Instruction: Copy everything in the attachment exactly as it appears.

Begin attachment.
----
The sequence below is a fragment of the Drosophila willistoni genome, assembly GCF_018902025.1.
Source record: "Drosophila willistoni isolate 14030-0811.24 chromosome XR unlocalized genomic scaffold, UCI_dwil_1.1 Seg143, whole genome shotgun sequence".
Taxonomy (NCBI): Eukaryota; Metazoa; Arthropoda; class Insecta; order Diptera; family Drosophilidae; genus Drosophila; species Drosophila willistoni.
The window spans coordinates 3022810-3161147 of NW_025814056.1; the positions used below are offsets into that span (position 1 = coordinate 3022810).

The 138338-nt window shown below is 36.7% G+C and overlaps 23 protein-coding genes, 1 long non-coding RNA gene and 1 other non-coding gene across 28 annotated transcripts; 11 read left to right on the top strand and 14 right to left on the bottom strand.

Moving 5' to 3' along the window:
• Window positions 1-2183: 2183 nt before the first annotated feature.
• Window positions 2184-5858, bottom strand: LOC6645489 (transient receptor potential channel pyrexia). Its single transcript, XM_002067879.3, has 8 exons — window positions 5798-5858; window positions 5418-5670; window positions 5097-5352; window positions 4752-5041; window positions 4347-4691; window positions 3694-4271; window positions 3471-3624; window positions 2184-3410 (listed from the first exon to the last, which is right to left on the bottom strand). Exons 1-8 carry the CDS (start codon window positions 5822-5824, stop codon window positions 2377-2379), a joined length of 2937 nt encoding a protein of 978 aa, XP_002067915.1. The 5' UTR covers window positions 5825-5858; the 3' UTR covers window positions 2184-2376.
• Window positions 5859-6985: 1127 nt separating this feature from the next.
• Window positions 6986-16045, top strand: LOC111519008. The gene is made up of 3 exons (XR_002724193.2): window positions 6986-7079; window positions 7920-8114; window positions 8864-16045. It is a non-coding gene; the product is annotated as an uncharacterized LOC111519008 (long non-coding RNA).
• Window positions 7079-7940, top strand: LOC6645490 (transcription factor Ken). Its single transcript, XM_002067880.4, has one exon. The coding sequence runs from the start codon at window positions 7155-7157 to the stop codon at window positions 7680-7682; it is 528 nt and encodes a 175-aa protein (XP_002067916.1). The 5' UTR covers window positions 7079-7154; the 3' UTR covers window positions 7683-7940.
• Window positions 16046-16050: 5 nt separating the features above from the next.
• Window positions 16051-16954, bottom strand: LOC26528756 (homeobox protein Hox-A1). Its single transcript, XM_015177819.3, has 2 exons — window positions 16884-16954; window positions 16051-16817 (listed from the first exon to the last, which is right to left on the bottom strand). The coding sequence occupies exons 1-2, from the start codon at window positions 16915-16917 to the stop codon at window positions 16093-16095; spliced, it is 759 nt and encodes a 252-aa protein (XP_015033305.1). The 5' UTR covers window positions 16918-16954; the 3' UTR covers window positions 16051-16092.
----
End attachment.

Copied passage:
The sequence below is a fragment of the Drosophila willistoni genome, assembly GCF_018902025.1.
Source record: "Drosophila willistoni isolate 14030-0811.24 chromosome XR unlocalized genomic scaffold, UCI_dwil_1.1 Seg143, whole genome shotgun sequence".
Taxonomy (NCBI): Eukaryota; Metazoa; Arthropoda; class Insecta; order Diptera; family Drosophilidae; genus Drosophila; species Drosophila willistoni.
The window spans coordinates 3022810-3161147 of NW_025814056.1; the positions used below are offsets into that span (position 1 = coordinate 3022810).

The 138338-nt window shown below is 36.7% G+C and overlaps 23 protein-coding genes, 1 long non-coding RNA gene and 1 other non-coding gene across 28 annotated transcripts; 11 read left to right on the top strand and 14 right to left on the bottom strand.

Moving 5' to 3' along the window:
• Window positions 1-2183: 2183 nt before the first annotated feature.
• Window positions 2184-5858, bottom strand: LOC6645489 (transient receptor potential channel pyrexia). Its single transcript, XM_002067879.3, has 8 exons — window positions 5798-5858; window positions 5418-5670; window positions 5097-5352; window positions 4752-5041; window positions 4347-4691; window positions 3694-4271; window positions 3471-3624; window positions 2184-3410 (listed from the first exon to the last, which is right to left on the bottom strand). Exons 1-8 carry the CDS (start codon window positions 5822-5824, stop codon window positions 2377-2379), a joined length of 2937 nt encoding a protein of 978 aa, XP_002067915.1. The 5' UTR covers window positions 5825-5858; the 3' UTR covers window positions 2184-2376.
• Window positions 5859-6985: 1127 nt separating this feature from the next.
• Window positions 6986-16045, top strand: LOC111519008. The gene is made up of 3 exons (XR_002724193.2): window positions 6986-7079; window positions 7920-8114; window positions 8864-16045. It is a non-coding gene; the product is annotated as an uncharacterized LOC111519008 (long non-coding RNA).
• Window positions 7079-7940, top strand: LOC6645490 (transcription factor Ken). Its single transcript, XM_002067880.4, has one exon. The coding sequence runs from the start codon at window positions 7155-7157 to the stop codon at window positions 7680-7682; it is 528 nt and encodes a 175-aa protein (XP_002067916.1). The 5' UTR covers window positions 7079-7154; the 3' UTR covers window positions 7683-7940.
• Window positions 16046-16050: 5 nt separating the features above from the next.
• Window positions 16051-16954, bottom strand: LOC26528756 (homeobox protein Hox-A1). Its single transcript, XM_015177819.3, has 2 exons — window positions 16884-16954; window positions 16051-16817 (listed from the first exon to the last, which is right to left on the bottom strand). The coding sequence occupies exons 1-2, from the start codon at window positions 16915-16917 to the stop codon at window positions 16093-16095; spliced, it is 759 nt and encodes a 252-aa protein (XP_015033305.1). The 5' UTR covers window positions 16918-16954; the 3' UTR covers window positions 16051-16092.